Emergency physicians frequently evaluate and manage patients with abdominal pain and/or vaginal bleeding during the first trimester of pregnancy. Although a variety of pathologies may cause these symptoms, the primary concern of the physician is to identify conclusively those patients with an ectopic pregnancy. In recent years bedside ultrasound (performed in the ED by the emergency clinician rather than in the radiology department) has become more common, but approaches to diagnosing ectopic pregnancy still vary considerably because of differing availability of ultrasound across departments or at different times of day.
Explore This IssueACEP News: Vol 31 – No 10 – October 2012
These patients present a diagnostic challenge because they frequently present before an intrauterine or extrauterine pregnancy can be definitively seen with ultrasound. Therefore, many algorithms incorporate a quantitative b-hCG level and apply the principle of the “discriminatory threshold,” generally defined as the level at which the sensitivity of ultrasound approaches 100% for the detection of intrauterine pregnancy. This threshold is commonly reported as ranging from 1,000 mIU/mL to 2,000 mIU/mL, and the presumptive diagnosis of ectopic pregnancy traditionally has been made if an intrauterine pregnancy is not visualized when the serum b-hCG is above this threshold.
In the September 2012 issue of the Annals of Emergency Medicine, ACEP published a clinical policy on the evaluation and management of patients in early pregnancy, which is a revision of a policy written in 2003. The updated policy examines three critical questions faced by emergency clinicians. The first two questions are driven by ambiguities that commonly arise when using the b-hCG and the bedside ultrasound to identify ectopic pregnancy. The third critical question explores the implications of patients receiving methotrexate for confirmed or suspected ectopic pregnancy. Another question that often arises in the management of these patients is whether to administer anti-D immunoglobulin to those who are Rh-negative. However, because no new quality evidence on this topic was identified during the literature search, the patient management recommendations from 2003 remain unchanged and are not discussed further in the 2012 policy.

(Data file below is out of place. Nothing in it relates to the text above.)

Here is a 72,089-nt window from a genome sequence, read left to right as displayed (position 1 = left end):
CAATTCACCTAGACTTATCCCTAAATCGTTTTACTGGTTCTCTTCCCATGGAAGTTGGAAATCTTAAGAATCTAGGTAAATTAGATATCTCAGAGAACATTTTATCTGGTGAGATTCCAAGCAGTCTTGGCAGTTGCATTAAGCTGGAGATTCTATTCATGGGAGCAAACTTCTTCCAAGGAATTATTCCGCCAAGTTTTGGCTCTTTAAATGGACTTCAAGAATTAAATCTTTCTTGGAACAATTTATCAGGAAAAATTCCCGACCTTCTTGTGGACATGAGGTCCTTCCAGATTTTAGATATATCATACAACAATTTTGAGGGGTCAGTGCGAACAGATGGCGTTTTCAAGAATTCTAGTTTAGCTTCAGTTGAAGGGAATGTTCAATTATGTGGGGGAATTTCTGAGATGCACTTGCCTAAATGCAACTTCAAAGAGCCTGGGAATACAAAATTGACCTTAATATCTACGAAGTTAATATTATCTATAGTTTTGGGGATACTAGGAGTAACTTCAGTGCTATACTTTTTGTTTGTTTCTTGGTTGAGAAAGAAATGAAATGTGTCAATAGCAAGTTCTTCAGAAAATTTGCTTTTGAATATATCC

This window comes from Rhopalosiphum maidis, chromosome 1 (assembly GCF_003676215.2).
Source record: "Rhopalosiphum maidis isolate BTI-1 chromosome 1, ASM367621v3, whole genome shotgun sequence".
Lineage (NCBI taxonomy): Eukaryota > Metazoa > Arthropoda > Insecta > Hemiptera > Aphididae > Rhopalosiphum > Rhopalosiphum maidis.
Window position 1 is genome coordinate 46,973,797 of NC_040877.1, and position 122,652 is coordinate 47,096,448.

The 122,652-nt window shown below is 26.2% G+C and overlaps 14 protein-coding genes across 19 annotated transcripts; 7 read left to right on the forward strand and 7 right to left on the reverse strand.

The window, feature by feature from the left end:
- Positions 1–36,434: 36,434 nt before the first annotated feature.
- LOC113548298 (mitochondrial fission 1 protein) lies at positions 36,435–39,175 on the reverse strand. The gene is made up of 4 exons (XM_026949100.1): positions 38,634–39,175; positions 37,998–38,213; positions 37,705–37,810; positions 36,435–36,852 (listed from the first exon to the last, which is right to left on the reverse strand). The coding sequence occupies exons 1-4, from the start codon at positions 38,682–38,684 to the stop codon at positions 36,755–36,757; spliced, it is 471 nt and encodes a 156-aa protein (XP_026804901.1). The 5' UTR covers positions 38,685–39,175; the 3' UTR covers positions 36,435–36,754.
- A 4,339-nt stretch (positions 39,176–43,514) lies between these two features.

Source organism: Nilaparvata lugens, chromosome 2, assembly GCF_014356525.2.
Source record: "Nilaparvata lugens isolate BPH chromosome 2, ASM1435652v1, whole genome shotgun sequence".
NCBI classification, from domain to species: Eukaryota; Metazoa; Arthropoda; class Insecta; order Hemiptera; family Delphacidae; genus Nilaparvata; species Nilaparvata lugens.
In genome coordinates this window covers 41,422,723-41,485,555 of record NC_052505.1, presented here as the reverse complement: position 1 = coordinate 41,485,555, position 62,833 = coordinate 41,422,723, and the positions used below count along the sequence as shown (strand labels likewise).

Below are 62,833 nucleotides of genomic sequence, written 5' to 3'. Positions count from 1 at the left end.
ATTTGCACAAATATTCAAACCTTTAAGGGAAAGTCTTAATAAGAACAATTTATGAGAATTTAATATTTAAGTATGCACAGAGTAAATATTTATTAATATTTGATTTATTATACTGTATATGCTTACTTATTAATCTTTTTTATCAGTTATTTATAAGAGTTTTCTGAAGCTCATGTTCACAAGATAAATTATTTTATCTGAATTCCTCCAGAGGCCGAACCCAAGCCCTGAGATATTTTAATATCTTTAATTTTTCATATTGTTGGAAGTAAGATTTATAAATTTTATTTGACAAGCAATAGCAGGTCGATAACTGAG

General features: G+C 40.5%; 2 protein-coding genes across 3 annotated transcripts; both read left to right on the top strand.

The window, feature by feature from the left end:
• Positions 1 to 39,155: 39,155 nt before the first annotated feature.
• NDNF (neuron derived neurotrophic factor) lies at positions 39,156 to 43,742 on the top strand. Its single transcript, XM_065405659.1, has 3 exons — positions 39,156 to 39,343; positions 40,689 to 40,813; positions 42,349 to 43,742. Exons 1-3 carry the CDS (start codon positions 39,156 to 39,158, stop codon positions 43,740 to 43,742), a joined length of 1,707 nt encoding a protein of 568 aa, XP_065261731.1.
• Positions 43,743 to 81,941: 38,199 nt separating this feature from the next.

Recommendations (Level A, B, or C) for patient management are provided based on the strength of evidence using the Clinical Policies Committee’s well-established methodology:
Level A recommendations represent patient management principles that reflect a high degree of clinical certainty
Level B recommendations represent patient management principles that reflect moderate clinical certainty
Level C recommendations represent other patient management strategies based on Class III studies, or in the absence of any adequate published literature, based on consensus of the members of the Clinical Policies Committee